While the popular uprisings of the Arab Spring created new opportunities for American diplomacy, the tumult has also presented the United States with challenges — and worst-case scenarios — that would have once been almost unimaginable, Steven Lee Meyers (NYT) writes. [The Arab Spring] may also sweep aside, or at least diminish, American influence in the region. The bold vow on Friday by the Palestinian president, Mahmoud Abbas, to seek full membership at the United Nations amounted to a public rebuff of weeks of feverish American diplomacy. His vow came on top of a rapid and worrisome deterioration of relations between Egypt and Israel and between Israel and Turkey, the three countries that have been the strongest American allies in the region.
YEMEN: VIOLENCE ERUPTS AFTER MONTHS OF STALEMATE
At least 28 protesters were shot dead and more than 170 others injured on Monday by forces loyal to Yemeni President Ali Abdullah Saleh in the capital Sanaa and southern province of Taiz, Xinhua reports.
SYRIA: ACTIVISTS SAY 5 KILLED BY SECURITY FORCES
Syrian forces killed five people Monday in raids on anti-government protesters determined to bring down the autocratic regime, the AP reports citing a rights group.
IRAN: AS IRAN EDGES CLOSER TO NUKES
In Politico, Barbara Slavin observes, “Compared to four countries that have developed nuclear weapons outside international norms — Israel, India, Pakistan and North Korea — Iran has not exactly been sprinting toward a bomb. Yet the Iranian program – which Washington helped start in 1957 – is finally getting close to providing the wherewithal to make nuclear weapons.” THE COMING REPUBLICAN PUSH ON IRAN: Trita Parsi (Salon) writes, “The rise of the Arab masses has pushed Iran out of the headlines — for now. Even Mahmoud Ahmadinejad, whose theatrics rarely pass unnoticed, has lately failed to grab the attention of the U.S. media. America’s attention has instead turned toward Egypt, Syria and Libya. This is likely to change in the next few months. Not as a result of any particular developments in Iran or between the United States and Iran, but because of the 2012 presidential elections. As the Republican presidential hopefuls turn their criticism toward President Obama and not each other, Iran will likely be one of the few foreign policy issues the Republicans will pursue.”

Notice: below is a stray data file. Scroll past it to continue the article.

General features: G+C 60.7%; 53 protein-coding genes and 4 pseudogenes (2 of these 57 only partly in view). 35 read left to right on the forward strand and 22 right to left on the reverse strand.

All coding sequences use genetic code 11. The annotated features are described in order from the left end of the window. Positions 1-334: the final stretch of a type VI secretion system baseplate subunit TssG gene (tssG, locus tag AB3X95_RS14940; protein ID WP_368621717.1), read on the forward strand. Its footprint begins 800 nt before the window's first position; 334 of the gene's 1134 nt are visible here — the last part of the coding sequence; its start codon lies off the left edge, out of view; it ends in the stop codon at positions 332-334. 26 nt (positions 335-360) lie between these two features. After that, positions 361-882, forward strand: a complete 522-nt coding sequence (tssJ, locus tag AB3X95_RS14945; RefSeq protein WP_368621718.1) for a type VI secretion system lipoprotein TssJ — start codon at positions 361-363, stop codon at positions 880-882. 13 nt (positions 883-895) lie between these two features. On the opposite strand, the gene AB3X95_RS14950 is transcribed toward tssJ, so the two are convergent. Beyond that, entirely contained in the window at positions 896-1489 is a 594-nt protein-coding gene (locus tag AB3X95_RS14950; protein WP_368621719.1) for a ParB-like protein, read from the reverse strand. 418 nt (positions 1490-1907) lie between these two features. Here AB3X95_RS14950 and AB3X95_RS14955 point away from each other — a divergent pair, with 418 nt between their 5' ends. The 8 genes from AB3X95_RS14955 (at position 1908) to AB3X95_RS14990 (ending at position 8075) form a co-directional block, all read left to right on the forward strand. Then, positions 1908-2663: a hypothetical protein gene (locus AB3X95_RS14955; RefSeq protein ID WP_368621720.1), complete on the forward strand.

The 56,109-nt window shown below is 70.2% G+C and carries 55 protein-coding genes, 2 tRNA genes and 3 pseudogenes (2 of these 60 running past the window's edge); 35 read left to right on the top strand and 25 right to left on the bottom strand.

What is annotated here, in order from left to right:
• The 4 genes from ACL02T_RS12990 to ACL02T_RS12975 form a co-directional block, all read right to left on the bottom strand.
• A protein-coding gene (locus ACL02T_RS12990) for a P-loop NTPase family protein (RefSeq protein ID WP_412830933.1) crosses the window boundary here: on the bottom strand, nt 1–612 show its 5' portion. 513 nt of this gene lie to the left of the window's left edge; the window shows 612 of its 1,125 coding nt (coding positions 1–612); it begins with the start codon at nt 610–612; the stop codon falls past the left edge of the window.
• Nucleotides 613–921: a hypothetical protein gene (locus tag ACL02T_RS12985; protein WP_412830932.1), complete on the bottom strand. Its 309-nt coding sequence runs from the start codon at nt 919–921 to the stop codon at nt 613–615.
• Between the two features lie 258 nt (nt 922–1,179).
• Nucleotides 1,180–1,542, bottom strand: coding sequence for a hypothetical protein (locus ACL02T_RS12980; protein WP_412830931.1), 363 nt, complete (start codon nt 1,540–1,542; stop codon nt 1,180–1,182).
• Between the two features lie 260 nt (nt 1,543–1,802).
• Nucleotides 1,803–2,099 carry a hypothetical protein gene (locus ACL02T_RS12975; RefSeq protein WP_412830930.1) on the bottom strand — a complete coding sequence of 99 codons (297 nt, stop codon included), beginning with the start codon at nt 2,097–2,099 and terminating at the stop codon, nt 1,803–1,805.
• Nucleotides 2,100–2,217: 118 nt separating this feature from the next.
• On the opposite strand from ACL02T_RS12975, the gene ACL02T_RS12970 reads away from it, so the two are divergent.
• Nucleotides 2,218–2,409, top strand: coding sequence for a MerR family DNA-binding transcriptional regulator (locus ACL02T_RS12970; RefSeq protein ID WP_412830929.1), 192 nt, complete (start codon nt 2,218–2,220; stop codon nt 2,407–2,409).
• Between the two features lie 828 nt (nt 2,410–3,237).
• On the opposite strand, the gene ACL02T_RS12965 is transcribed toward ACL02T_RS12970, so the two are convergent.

AFGHANISTAN: NATO NIGHT RAIDS UNDER FIRE
Foreign forces fighting in Afghanistan have become more accurate in night-time raids on homes, but they have stepped up the number and scope of the controversial operations so they affect more Afghan civilians, a report said on Monday, Reuters reports.
TURKEY: PREDICTIONS OF STRONG ALLIANCE WITH EGYPT
“A newly assertive Turkey offered on Sunday a vision of a starkly realigned Middle East, where the country’s former allies in Syria and Israel fall into deeper isolation, and a burgeoning alliance with Egypt underpins a new order in a region roiled by revolt and revolution,” Anthony Shadid (NYT) reports.
EGYPT: NEW U.S. AMBASSADOR SAYS EGYPT DEMOCRACY ‘ON TRACK’
The new American ambassador made her first major public appearance today, saying that Egypt is on the road to democracy despite the recent expansion of the emergency law, which severely curtails civil rights, Kristen Chick (CSM) reports.
LEBANON: LEBANESE COMEDY WINS AT TORONTO FILM FESTIVAL
A comedy set in war-torn Lebanon has won the People’s Choice award at Toronto International Film Festival. ‘Where Do We Go Now?’ tells of a group of women determined to keep the men in their village out of a religious war, BBC reports.
/The daily news is provided as a service of the Saudi-US Trade Group, Washington, DC. Visit www.SUSTG.org for more information and to get a free email subscription to the News Review./</h4></div>